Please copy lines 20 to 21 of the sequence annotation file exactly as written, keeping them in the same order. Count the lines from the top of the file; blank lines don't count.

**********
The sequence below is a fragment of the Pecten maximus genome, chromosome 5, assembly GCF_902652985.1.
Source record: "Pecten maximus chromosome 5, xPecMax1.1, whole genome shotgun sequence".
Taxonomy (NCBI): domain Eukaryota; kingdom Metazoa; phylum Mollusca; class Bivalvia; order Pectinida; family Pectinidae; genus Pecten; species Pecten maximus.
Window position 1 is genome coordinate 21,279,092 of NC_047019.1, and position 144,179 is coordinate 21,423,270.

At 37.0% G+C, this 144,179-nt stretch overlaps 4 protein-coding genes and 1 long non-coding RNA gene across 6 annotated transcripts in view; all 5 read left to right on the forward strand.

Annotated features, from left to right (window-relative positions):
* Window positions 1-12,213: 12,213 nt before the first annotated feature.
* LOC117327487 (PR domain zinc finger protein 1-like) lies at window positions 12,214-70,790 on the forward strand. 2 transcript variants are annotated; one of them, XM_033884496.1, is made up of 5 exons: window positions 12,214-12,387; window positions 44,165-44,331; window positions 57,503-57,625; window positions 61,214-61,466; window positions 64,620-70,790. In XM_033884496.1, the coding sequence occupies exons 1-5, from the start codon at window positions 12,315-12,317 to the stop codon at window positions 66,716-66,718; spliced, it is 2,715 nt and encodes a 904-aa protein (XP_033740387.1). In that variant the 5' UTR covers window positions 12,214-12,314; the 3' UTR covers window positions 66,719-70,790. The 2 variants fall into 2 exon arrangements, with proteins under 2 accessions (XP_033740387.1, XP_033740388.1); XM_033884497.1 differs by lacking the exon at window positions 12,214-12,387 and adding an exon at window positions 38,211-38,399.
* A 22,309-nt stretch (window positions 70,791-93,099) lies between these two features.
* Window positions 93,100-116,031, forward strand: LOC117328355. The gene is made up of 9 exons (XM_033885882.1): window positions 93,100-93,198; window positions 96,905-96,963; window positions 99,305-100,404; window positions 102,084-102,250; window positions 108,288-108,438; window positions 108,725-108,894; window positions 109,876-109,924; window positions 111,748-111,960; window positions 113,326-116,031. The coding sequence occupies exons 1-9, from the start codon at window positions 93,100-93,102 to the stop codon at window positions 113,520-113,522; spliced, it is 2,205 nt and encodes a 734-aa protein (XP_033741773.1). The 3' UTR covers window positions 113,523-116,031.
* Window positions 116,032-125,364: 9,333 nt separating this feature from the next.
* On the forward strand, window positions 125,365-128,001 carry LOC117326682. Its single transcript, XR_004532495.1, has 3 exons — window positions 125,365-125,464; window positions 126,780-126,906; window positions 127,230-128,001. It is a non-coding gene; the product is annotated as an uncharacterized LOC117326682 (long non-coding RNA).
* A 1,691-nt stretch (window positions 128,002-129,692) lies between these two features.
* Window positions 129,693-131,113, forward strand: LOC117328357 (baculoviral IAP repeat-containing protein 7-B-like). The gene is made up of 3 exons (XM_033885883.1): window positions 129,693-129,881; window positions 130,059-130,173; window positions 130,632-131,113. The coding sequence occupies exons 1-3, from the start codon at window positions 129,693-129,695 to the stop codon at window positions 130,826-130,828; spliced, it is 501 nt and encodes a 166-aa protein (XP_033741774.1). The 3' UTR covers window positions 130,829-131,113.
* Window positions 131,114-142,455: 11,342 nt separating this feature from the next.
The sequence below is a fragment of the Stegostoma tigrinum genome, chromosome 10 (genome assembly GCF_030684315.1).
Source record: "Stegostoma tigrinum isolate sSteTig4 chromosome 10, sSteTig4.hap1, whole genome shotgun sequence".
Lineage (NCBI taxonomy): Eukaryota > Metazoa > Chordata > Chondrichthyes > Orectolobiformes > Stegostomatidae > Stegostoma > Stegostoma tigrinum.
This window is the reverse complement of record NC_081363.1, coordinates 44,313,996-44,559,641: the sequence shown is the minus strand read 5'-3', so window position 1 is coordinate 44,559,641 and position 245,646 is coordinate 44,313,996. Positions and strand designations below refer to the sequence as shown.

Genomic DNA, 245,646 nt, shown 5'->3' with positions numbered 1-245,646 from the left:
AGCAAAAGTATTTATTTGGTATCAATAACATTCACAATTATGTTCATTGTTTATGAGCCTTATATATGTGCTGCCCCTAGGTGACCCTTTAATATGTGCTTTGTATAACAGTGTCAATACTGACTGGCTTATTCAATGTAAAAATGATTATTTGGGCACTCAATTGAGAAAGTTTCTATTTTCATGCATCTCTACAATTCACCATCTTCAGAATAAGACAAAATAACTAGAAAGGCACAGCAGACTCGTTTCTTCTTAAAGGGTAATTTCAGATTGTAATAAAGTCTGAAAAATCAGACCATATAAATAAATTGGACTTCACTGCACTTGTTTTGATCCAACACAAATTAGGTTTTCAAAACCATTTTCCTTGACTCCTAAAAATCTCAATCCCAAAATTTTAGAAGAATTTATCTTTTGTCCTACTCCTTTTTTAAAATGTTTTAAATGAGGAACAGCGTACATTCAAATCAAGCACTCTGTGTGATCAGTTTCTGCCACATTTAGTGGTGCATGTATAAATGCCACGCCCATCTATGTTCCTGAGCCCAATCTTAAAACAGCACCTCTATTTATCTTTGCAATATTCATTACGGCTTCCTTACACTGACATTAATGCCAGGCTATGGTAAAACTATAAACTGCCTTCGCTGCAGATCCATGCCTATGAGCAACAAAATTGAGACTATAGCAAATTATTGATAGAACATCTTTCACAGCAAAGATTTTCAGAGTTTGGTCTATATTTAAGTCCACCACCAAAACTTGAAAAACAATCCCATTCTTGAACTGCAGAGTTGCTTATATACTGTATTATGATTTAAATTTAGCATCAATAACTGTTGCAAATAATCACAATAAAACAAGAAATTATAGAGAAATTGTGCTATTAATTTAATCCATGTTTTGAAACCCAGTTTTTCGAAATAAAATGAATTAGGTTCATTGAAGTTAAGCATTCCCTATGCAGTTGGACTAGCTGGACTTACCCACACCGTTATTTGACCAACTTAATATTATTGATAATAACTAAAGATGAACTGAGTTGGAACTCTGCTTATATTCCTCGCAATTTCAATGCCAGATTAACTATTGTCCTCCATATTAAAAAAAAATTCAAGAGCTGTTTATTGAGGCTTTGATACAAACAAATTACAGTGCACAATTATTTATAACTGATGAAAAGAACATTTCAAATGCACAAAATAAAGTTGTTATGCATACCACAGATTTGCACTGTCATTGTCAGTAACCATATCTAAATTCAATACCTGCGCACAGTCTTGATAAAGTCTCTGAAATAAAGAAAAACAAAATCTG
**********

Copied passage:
Genomic DNA, 245,646 nt, shown 5'->3' with positions numbered 1-245,646 from the left:
AGCAAAAGTATTTATTTGGTATCAATAACATTCACAATTATGTTCATTGTTTATGAGCCTTATATATGTGCTGCCCCTAGGTGACCCTTTAATATGTGCTTTGTATAACAGTGTCAATACTGACTGGCTTATTCAATGTAAAAATGATTATTTGGGCACTCAATTGAGAAAGTTTCTATTTTCATGCATCTCTACAATTCACCATCTTCAGAATAAGACAAAATAACTAGAAAGGCACAGCAGACTCGTTTCTTCTTAAAGGGTAATTTCAGATTGTAATAAAGTCTGAAAAATCAGACCATATAAATAAATTGGACTTCACTGCACTTGTTTTGATCCAACACAAATTAGGTTTTCAAAACCATTTTCCTTGACTCCTAAAAATCTCAATCCCAAAATTTTAGAAGAATTTATCTTTTGTCCTACTCCTTTTTTAAAATGTTTTAAATGAGGAACAGCGTACATTCAAATCAAGCACTCTGTGTGATCAGTTTCTGCCACATTTAGTGGTGCATGTATAAATGCCACGCCCATCTATGTTCCTGAGCCCAATCTTAAAACAGCACCTCTATTTATCTTTGCAATATTCATTACGGCTTCCTTACACTGACATTAATGCCAGGCTATGGTAAAACTATAAACTGCCTTCGCTGCAGATCCATGCCTATGAGCAACAAAATTGAGACTATAGCAAATTATTGATAGAACATCTTTCACAGCAAAGATTTTCAGAGTTTGGTCTATATTTAAGTCCACCACCAAAACTTGAAAAACAATCCCATTCTTGAACTGCAGAGTTGCTTATATACTGTATTATGATTTAAATTTAGCATCAATAACTGTTGCAAATAATCACAATAAAACAAGAAATTATAGAGAAATTGTGCTATTAATTTAATCCATGTTTTGAAACCCAGTTTTTCGAAATAAAATGAATTAGGTTCATTGAAGTTAAGCATTCCCTATGCAGTTGGACTAGCTGGACTTACCCACACCGTTATTTGACCAACTTAATATTATTGATAATAACTAAAGATGAACTGAGTTGGAACTCTGCTTATATTCCTCGCAATTTCAATGCCAGATTAACTATTGTCCTCCATATTAAAAAAAAATTCAAGAGCTGTTTATTGAGGCTTTGATACAAACAAATTACAGTGCACAATTATTTATAACTGATGAAAAGAACATTTCAAATGCACAAAATAAAGTTGTTATGCATACCACAGATTTGCACTGTCATTGTCAGTAACCATATCTAAATTCAATACCTGCGCACAGTCTTGATAAAGTCTCTGAAATAAAGAAAAACAAAATCTG